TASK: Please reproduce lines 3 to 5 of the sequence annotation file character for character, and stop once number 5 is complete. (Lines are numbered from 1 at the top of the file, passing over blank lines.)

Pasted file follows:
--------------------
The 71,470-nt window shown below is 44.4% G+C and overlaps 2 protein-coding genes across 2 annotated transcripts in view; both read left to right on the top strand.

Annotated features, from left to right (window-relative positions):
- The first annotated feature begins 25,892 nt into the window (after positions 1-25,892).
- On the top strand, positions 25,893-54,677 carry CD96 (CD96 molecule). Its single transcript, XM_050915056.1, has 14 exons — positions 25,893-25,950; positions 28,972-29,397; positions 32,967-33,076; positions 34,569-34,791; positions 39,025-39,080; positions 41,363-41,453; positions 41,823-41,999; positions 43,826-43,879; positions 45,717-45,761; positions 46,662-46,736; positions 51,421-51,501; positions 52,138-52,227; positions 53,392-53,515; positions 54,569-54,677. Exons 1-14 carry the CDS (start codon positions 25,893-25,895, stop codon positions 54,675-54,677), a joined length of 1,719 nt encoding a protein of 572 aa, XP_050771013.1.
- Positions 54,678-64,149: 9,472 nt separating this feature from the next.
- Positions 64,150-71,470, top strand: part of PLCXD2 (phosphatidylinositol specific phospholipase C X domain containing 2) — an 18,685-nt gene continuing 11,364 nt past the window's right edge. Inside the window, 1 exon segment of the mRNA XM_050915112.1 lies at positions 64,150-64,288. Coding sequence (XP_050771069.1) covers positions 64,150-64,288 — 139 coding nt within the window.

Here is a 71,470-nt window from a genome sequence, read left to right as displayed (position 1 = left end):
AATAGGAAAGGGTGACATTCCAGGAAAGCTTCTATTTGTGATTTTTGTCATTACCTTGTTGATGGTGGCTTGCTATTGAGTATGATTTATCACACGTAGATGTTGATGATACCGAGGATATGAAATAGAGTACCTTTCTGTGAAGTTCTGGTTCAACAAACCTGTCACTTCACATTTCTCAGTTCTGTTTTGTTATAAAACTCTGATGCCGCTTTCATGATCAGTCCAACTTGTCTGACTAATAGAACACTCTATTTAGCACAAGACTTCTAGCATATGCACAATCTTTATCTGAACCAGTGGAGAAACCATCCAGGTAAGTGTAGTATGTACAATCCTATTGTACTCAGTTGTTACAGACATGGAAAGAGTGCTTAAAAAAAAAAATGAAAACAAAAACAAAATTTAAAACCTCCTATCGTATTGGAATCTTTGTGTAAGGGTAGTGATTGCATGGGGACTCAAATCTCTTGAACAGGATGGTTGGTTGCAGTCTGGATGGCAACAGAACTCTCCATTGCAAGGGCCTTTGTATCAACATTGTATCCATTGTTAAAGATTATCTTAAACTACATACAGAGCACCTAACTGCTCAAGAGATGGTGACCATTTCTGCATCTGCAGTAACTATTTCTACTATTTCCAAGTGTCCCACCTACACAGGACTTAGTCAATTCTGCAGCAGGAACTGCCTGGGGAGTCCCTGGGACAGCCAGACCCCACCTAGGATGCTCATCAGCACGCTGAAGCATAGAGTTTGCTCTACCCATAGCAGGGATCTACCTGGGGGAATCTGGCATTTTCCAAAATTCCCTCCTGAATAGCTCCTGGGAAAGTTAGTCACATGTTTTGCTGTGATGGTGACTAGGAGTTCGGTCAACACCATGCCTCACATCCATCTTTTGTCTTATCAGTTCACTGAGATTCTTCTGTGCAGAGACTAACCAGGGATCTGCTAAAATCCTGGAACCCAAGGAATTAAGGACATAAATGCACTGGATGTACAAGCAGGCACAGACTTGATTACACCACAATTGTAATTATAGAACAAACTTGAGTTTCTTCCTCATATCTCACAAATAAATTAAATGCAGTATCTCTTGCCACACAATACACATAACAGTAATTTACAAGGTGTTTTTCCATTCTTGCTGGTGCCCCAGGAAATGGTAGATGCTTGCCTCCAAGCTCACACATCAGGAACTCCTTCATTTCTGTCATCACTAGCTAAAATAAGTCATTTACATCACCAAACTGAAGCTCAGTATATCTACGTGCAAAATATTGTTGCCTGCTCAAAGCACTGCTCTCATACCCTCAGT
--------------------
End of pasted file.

- The first annotated feature begins 25,892 nt into the window (after positions 1-25,892).
- On the top strand, positions 25,893-54,677 carry CD96 (CD96 molecule). Its single transcript, XM_050915056.1, has 14 exons — positions 25,893-25,950; positions 28,972-29,397; positions 32,967-33,076; positions 34,569-34,791; positions 39,025-39,080; positions 41,363-41,453; positions 41,823-41,999; positions 43,826-43,879; positions 45,717-45,761; positions 46,662-46,736; positions 51,421-51,501; positions 52,138-52,227; positions 53,392-53,515; positions 54,569-54,677. Exons 1-14 carry the CDS (start codon positions 25,893-25,895, stop codon positions 54,675-54,677), a joined length of 1,719 nt encoding a protein of 572 aa, XP_050771013.1.
- Positions 54,678-64,149: 9,472 nt separating this feature from the next.